I haven't been quite as busy with school this semester as last, and have been doing some work around the house to attract more birds to our yard. We get a decent variety of native species around here, and this year has started off pretty nicely as well.
A goal I really had this year was to try and get our Eastern Bluebird to nest again and raise a few broods of fledglings. Our first and second year here, we had a bluebird pair that nested and raised two sets of fledglings each year, then abandoned the site the following two years. In large part I believe this was due to the nestbox we had used initially to attract them. It was given to us as a gift, and was not really constructed properly for long term use. It was inadequately ventilated, unable to be opened for monitoring or cleaning, and after those first two years, I think it just became a bit too uncomfortable for any of the native cavity nesters we have in this area to use.
So I went to our local Wild Birds Unlimited store (a fantastic resource for anyone interested in birds around their area, they have stores nationwide you can find here), spoke with the staff and ended up getting a very basic but nice bluebird house to replace the old house we had. That same afternoon we had a pair that seemed to be fairly interested in the house, and we were excited that it looked like our plan was unfolding nicely!
Of course, it appears now as if things have turned a bit in another direction. The past several days we've had a pair of Carolina Chickadees that have been taking an interest in the nestbox as well. They are native, and quite lovely. I've been monitoring the box and each day the Chickadees place the fur and hair of their nesting material on the nest the bluebird has already built, and at some point, the bluebird removes the nesting material. There have been a few loud squabbles, and, honestly, I would like to see the bluebirds win out, but the other day I figured that what would be ideal was if I could get both the Bluebirds and the Chickadees to nest in our yard by giving the Chickadees an alternative.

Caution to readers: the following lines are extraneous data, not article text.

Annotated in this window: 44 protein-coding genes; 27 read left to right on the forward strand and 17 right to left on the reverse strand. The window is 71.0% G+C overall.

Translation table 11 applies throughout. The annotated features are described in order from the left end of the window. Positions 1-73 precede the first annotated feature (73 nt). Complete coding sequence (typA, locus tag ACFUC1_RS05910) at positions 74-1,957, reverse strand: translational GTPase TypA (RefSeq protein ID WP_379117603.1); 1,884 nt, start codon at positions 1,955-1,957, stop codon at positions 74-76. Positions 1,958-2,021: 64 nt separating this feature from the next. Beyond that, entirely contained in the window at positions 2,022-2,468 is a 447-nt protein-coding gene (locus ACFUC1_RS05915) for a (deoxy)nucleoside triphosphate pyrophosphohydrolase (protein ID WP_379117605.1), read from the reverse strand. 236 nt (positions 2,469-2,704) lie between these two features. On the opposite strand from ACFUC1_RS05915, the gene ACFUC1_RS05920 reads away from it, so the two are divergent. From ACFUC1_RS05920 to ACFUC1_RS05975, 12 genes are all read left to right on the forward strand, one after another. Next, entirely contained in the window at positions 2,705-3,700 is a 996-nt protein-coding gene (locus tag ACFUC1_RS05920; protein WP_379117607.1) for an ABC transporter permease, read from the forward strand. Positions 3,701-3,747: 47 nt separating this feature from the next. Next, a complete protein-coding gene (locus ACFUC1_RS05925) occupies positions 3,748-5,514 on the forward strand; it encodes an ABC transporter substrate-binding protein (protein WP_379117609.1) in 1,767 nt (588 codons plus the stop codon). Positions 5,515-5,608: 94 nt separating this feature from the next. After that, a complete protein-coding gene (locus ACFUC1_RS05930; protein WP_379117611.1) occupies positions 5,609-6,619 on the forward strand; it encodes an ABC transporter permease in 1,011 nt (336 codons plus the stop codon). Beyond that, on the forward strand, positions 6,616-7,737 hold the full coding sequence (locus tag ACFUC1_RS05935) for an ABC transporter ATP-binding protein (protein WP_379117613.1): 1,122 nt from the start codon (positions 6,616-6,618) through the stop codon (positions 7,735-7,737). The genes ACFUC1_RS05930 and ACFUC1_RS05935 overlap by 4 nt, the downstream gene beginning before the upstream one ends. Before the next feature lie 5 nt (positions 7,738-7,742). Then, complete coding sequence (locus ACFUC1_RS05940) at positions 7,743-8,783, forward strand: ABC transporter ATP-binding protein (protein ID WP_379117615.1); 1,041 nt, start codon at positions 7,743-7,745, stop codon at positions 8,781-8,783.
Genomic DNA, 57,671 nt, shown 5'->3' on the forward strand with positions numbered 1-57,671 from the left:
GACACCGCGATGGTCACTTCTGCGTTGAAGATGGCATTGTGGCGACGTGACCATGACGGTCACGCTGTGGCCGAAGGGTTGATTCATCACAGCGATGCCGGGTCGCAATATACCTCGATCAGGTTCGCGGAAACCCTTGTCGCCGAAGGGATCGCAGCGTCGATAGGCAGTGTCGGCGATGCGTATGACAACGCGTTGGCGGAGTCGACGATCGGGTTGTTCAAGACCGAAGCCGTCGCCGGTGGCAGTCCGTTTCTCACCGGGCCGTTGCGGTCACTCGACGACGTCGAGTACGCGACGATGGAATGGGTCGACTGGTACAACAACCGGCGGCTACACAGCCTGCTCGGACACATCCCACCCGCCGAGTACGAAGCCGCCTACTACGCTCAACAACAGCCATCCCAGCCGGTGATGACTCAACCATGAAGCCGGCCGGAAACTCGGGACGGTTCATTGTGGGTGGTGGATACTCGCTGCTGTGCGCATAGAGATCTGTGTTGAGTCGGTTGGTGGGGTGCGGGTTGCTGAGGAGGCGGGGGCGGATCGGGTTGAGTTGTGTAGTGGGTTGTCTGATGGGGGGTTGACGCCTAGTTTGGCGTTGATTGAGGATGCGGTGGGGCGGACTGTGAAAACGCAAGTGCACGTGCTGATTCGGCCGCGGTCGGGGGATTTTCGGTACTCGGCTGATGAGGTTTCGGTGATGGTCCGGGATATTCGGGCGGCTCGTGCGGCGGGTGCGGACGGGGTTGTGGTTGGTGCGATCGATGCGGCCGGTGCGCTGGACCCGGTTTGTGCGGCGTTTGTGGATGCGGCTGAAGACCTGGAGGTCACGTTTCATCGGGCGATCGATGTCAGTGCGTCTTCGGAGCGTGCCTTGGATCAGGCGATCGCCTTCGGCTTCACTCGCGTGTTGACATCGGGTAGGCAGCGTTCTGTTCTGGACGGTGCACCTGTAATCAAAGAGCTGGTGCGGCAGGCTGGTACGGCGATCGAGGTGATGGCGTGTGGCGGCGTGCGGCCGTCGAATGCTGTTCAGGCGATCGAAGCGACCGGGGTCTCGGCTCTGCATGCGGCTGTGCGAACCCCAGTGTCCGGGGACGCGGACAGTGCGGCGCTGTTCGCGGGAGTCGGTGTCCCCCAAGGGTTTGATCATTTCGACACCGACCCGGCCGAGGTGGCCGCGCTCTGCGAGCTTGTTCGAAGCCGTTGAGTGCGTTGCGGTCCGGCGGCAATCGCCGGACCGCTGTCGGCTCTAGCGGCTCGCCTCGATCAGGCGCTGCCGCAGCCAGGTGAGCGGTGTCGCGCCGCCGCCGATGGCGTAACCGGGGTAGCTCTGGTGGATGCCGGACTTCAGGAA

So...I got a house specifically sized for the Chickadee and put that up, but it looks like this is to no avail. I think the Chickadees (surprisingly) are going to be the ones to nest in the bluebird box, now I'm just worried that should this happen, the bluebirds may attempt to kill the Chickadee fledglings, assuming they end up laying any eggs.
At this point, I'm waiting to see if the Chickadee pair do lay any eggs and if they will hatch to see if I need to put up a hole reducer to protect them from the bluebirds. I think the Carolina Chickadee only raises one brood of chicks, in which case I will remove the reducer as soon as the fledglings leave the nest and clean it out in the hopes that our Bluebirds return and use it the rest of the season. Hopefully we can get this to work out and the Chickadees will switch over to the actual Chickadee house next breeding season and we will end up having both in our yard next time around.
In the meantime, here are a few photos of the Eastern Bluebirds and Carolina Chickadees.
Female and Male Eastern Bluebird checking out the new birdhouse within an hour of it going up!
Male and Female Eastern Bluebird as dusk approaches
Male and Female Eastern Bluebirds
Male Eastern Bluebird and American Goldfinch (coming into its summer plumage)